I remember being 5-years-old and discovering the monkey-bars. I had no idea how it was possible to get from this side to that side using only my hands and arms. I felt gravity like I felt my own self-doubt, heavy, impossible. But what I felt more and what I believe pushes me past minute 10 and onto success(!) is this: I will do this.

I will do this. I will do this.

And so, at 5-years-old, my hands stung with each rotation of palm and wrist. And so I eventually bled—scrapped knees, torn skin, hot, hot, burning pain. But I eventually mastered those (fucking) monkey-bars. I mastered them on my own— no skill, no gifts, no tutelage. I mastered them like I will master this triathlon. Simply, I will do this. I will do this.

Filed in triathlon athletes run bike swim endurance sport training

5 Notes & Comments

When is it okay to lie?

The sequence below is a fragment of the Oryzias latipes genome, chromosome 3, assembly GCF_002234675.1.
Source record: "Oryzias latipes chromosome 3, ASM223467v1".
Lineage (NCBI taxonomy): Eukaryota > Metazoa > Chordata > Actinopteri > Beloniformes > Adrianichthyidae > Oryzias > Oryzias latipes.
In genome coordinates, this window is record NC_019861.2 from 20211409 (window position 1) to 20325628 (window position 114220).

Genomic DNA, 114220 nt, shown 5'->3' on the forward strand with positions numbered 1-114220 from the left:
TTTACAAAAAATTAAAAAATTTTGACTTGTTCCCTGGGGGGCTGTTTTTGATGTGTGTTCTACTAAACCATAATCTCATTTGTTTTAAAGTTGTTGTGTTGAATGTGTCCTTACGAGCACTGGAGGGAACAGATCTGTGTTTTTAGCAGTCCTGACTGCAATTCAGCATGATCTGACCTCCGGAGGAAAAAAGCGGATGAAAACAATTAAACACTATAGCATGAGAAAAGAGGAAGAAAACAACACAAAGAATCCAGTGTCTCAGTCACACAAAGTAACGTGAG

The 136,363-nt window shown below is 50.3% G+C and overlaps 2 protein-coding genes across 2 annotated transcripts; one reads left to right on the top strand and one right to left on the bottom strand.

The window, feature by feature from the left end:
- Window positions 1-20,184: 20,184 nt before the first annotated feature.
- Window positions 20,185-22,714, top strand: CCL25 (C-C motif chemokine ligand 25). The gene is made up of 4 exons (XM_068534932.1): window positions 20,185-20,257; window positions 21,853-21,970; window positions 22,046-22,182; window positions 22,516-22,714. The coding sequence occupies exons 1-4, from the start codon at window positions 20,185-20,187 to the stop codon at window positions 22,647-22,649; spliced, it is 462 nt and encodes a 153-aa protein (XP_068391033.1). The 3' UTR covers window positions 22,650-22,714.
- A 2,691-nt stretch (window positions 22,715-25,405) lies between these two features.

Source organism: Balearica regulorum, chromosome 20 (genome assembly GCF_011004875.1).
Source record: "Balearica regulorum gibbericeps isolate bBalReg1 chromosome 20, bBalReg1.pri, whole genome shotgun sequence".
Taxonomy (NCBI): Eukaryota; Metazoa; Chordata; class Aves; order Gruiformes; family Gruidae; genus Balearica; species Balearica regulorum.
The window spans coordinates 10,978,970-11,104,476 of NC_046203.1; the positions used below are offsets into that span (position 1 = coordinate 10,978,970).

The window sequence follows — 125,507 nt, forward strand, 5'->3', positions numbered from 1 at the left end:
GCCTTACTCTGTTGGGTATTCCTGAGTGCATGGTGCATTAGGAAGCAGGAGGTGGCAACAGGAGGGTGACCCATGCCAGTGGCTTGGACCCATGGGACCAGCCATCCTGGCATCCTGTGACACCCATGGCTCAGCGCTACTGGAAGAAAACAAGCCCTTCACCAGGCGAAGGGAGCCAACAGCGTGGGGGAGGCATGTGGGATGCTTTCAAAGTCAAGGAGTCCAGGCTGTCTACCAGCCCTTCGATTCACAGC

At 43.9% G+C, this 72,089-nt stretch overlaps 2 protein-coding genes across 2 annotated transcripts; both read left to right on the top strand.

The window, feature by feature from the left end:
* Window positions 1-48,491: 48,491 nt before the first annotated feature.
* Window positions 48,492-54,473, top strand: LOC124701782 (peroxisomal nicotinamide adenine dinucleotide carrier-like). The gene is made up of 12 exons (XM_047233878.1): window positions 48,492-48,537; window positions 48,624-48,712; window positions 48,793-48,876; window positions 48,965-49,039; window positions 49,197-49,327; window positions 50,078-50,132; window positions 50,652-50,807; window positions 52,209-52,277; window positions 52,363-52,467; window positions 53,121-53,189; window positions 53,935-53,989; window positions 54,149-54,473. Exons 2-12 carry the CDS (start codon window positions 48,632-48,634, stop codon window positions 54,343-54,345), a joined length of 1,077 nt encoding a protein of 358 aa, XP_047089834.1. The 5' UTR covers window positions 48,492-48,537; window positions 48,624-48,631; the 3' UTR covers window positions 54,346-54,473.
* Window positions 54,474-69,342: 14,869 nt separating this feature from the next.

I used to feel morally compelled to TELL THE TRUTH, even if it meant bulldozing someone else’s emotional comfort. But then, this one time, I tried the lying bit—just a little guy: “Congratulations!” I exclaimed. “I’m so happy for you.” When truthfully, I thought the now-fiancé was a complete moron. The result? It worked! My friend smiled. Probably knowing, deep down, that I had other opinions, but grateful that I was choosing to keep them to myself. AND IN THAT MOMENT… I realized how little service I was doing by not telling little lies here and there. By uninterruptedly telling the truth, I had hurt feelings, caused tension, created drama, and on and on.

These liars, I thought… they’re really onto something.